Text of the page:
Dorman’s Coach K marks 40 years of learning, teaching and winning
As a recent college graduate in 1980, Paula Kirkland was cutting grass at Spartanburg Methodist College when she received a call to report for work at Spartanburg District One.
“My grandfather knew the superintendent over in District One and he called and asked if he could give his granddaughter a job,” Kirkland recalled. “I had a job but no school and no position. Then three days before school started, my old basketball coach who was then the principal at Dorman called and said, ‘We’ve got an opening.’”
The new gig included teaching physical education, coaching basketball and coaching volleyball.
“I said, ‘oh no, I don’t know anything about volleyball,’ but he said that was the deal and I said ok,” Kirkland said.
Kirkland admittedly knew very little about the game of volleyball and only tried it as an intramural player in college. So, three days before her new team’s first practice at Dorman, Kirkland met her former college roommate and her roommate’s high school volleyball coach in Kershaw, SC for a quick tutorial.
“That lady spent all Sunday afternoon copying the coaching books that she had on volleyball and talking to me about volleyball. That gave me my start. At least I had something to go by,” Kirkland said.
The instruction appeared to pay off with Kirkland’s team going 14-4 and making the playoffs that first year. But subsequent years were just average.
“I was struggling with that because I’m a competitor. I hate to lose,” Kirkland said. “The best thing you can do in this profession and any profession is ask for help, surround yourself with people that know more than you, and go learn, so that’s what I did.”
Kirkland got to know the volleyball coach at the University of South Carolina, spending four summers at USC’s volleyball camp learning how to teach the game.
“That gave me the confidence to come back into my gym and teach it,” Kirkland said, “I give those folks all the credit in the world for giving me the opportunity to be successful here.”
That success includes 13 state volleyball championships and sending several Dorman players on to college careers including Gatorade® National Volleyball Player of the Year Thayer Hall who is now playing at the University of Florida.
The accolades have piled up for Kirkland, too. In 2004, she was inducted into the South Carolina Athletic Coaches Association Hall of Fame and in 2010 became a member of Winthrop University Distinguished Alumni. She’s been a Region Coach of the Year 13 times, the SCACA Volleyball Coach of the Year three times, the High School Sports Report Volleyball Coach of the Year twice and the National Federation of High Schools Volleyball Coach of the Year once. And just last week, MaxPreps named Kirkland the top female high school coach in South Carolina with a career record of 989-157-5 and 13 state championships.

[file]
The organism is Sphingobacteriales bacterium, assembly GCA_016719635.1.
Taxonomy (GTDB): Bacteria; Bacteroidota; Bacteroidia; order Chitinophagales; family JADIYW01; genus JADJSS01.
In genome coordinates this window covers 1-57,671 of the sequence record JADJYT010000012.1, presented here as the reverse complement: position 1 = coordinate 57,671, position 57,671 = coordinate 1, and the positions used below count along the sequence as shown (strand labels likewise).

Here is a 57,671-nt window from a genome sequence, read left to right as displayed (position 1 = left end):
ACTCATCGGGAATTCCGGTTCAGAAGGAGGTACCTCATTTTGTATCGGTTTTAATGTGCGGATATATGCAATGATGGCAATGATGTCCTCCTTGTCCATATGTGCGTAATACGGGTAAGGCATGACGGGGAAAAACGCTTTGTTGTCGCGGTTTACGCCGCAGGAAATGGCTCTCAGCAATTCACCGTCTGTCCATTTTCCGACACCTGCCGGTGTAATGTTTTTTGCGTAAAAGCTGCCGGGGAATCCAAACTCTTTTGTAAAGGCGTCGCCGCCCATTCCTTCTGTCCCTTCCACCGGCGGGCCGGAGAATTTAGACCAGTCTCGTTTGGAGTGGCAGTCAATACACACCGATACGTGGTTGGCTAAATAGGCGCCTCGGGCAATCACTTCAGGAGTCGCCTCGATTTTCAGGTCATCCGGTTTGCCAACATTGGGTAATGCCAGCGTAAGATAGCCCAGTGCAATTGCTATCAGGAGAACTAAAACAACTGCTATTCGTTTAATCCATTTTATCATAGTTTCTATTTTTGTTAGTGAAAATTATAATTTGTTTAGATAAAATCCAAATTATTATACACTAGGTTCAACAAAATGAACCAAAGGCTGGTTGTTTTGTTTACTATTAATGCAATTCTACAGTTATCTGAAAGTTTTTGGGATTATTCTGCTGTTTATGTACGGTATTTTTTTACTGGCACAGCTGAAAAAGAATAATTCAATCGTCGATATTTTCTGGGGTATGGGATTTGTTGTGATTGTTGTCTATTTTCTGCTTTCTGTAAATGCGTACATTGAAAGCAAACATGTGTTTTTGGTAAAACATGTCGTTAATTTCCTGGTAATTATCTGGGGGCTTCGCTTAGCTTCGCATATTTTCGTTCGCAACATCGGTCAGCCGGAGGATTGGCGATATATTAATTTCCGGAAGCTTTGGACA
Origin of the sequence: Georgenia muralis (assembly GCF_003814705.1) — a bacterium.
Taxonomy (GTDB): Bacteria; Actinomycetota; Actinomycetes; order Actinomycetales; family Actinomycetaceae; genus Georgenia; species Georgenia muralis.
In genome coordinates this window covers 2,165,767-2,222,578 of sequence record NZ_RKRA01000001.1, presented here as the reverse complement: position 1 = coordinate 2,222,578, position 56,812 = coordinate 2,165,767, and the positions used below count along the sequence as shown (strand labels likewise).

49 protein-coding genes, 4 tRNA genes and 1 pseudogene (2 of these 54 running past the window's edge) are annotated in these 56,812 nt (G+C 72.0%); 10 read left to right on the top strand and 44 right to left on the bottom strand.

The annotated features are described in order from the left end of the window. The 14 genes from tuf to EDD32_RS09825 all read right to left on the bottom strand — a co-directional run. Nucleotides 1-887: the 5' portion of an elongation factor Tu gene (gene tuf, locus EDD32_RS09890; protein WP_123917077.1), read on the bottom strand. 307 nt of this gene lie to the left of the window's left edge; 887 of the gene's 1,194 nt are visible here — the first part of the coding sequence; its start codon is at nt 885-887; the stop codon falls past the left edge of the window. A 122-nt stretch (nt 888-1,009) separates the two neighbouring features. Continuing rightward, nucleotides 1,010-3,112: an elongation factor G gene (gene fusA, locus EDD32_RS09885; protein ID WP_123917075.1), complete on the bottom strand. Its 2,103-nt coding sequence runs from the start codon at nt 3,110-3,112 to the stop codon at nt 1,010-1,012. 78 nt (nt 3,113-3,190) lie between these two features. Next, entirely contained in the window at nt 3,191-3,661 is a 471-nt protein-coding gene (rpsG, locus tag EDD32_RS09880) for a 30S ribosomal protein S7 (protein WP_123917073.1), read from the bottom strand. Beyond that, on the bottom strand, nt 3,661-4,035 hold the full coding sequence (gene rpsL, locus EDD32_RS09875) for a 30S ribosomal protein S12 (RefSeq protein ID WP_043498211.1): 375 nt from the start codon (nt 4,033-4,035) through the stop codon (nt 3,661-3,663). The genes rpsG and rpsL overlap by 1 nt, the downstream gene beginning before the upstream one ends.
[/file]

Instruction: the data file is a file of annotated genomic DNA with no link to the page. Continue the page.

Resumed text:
Choosing favorite moments from a storied, 40-year career can be difficult, but Kirkland points to her first state championship as one of them.
“It just so happened that that particular year, we made it to the finals, and we got to host it,” Kirkland said. “It was at the old gym in the old Dorman which was sunken down with the fans up high and you were down low. It was loud and echoey and that place was packed. I’ll never forget the feeling, sitting on the bench and it’s obvious we’re going to win the match and a state championship. That was memorable.”
Then in 2016, Kirkland’s team traveled to Arizona where they placed seventh in a gym full of national powerhouses. “We went out there and held our own and that’s a moment I’ll always be proud of.”
But having the opportunity to spend a career at a school where her letter jacket hangs on the wall is unique and special.
“I was over-the-top excited about being able to come back to this school. I love this school. I loved it growing up and playing here. Obviously, I’ve never looked to go anywhere else. They treat our program with respect, they treat me with respect. You just couldn’t ask for a better place to work.”
So, what advice does someone with a successful and storied career as a player and a coach have for future young women coaches?
“Always be willing to ask the next question and ask someone for help if you need it,” Kirkland said. “And if someone tells you that you’ve got to do something else in order to do what you love, you say ‘yes,’ because you can learn.”
Images used in the video portion of this story courtesy of Edward Overstreet.